Cranford by Elizabeth Gaskell.

Cranford is, partly because of the 2007 TV series, one of Elizabeth Gaskell's most famous novels and was first published in Household Words between 1851 and 1853. It's set in the north of England (Cheshire) and portrays the small village of Cranford, which is largely dominated by women ("whatever does become of the gentlemen," it is observed, "they are not at Cranford").

There is no real traditional plot to this novel, it's more a series of sketches (by coincidence I'm currently reading Cider with Rosie by Laurie Lee: Cranford is not unlike that in its structure), but what it portrays is mid-Victorian England in which the old traditions and ways of life is challenged by the Industrial Revolution that swept over Cheshire and the north of England during this period. The narrator of the story is Mary Smith who shares her observations though we know very little about her save that she once lived in Cranford, moved to the city of Drumble (no doubt Manchester; worth noting that 'drumble' means an unintelligent person), and then returned. She stays with an old, genteel spinster Miss Matty Jenkyns, and we watch a variety of events pass through the quiet town of Cranford: the arrival of Captain Brown, who causes uproar when he expresses his opinion that Dickens is superior to Dr. Johnson, the arrival of Thomas Holbrook who once proposed to Miss Matty, however her domineering sister Miss Deborah Jenkyns persuaded her to decline despite the fact that they would have made a good match, the story of the mother and father of the Jenkyns' sisters, and an earlier-than-decent visit from Miss Betty Barker. There's also robberies, engagements, the fall of the Town and County Bank, and even visitors from foreign lands.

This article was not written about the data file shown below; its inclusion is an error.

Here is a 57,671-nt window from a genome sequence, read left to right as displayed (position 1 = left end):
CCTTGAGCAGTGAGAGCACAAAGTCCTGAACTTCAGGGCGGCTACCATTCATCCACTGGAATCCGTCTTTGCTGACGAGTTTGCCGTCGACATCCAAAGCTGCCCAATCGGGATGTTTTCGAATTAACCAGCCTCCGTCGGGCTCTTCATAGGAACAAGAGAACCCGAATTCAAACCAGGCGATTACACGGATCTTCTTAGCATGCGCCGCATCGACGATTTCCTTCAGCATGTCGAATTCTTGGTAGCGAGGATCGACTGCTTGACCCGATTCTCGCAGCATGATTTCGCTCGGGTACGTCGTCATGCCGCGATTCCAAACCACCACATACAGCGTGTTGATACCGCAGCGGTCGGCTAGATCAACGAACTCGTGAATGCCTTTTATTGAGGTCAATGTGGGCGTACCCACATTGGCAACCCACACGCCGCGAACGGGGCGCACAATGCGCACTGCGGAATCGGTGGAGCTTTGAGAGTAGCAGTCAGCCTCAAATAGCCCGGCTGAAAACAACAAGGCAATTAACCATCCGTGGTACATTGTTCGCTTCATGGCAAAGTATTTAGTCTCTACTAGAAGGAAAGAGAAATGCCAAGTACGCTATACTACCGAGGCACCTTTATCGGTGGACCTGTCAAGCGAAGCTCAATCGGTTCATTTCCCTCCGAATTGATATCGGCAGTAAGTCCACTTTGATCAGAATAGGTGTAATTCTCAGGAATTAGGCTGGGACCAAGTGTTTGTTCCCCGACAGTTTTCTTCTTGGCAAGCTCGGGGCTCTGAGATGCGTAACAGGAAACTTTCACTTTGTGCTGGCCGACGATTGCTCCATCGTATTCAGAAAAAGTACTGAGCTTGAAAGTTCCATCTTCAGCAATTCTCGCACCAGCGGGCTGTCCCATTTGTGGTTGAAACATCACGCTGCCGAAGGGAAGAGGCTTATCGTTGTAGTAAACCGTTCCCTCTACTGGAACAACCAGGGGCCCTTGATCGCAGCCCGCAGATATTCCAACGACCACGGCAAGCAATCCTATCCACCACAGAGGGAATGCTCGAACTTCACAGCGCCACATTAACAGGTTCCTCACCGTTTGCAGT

It is a gentle book, not a favourite of mine, but I did like it. One of the most interesting aspects was Gaskell's portrait of a small group or society, their rules and customs, their relationships to individuals and to the group, and how the react when their way of life is tested. It's almost anthropological in that sense, and, a wonderful tool 19th Century writers loved to employ, we have an almost stranger, Mary, describing these events with her young and fresher eyes. It's a lovely novel, and a very intelligent one too.


  1. It's nice to read a slightly more positive review of this book. Most people don't seem to enjoy it as much as Gaskell's other novels. It still sounds like it's not as good but you weren't as negative as most reviews I've read. This encourages me to pick it up sometime in the future. I have a copy so I really have no excuse.

    1. No, it's not as good as her other works (Wives and Daughters as well as North and South are my favourites), but it is decent and pleasant to read :)

  2. this is the only Gaskell book i've read and i liked it: gentle and perceptive... Cider with Rosie is a trilogy, as you undoubtedly know; all 3 books are good; i liked the last one the best, which details his experiences walking through Spain... Marvelous pictures; i thought a "calash' was a sort of carriage?

    1. I always thought a calash was a type of dress! I'll look it up....

      Calash or caleche -

      a light low-wheeled carriage with a removable folding hood.
      a two-wheeled one-horse vehicle with a seat for the driver on the splashboard.
      a woman's hooped silk hood.

      You were more right than I was, but yes, it is also a hood (not a dress as I thought) :)

  3. This is one my most favorite Gaskell, though I agree with you, her other works are better examples of her mastery over her craft! Maybe I read it at the right moment, but the gentle tone of the novel and like you said, the almost anthropological approach to a small town and its folks make it my constant go to! Glad you liked. I must get Cider with Rosie!

    1. It's funny, the more I think about it the more I like Cranford! Not her best as you say, not the best example of her work, but it is a fine novel :)


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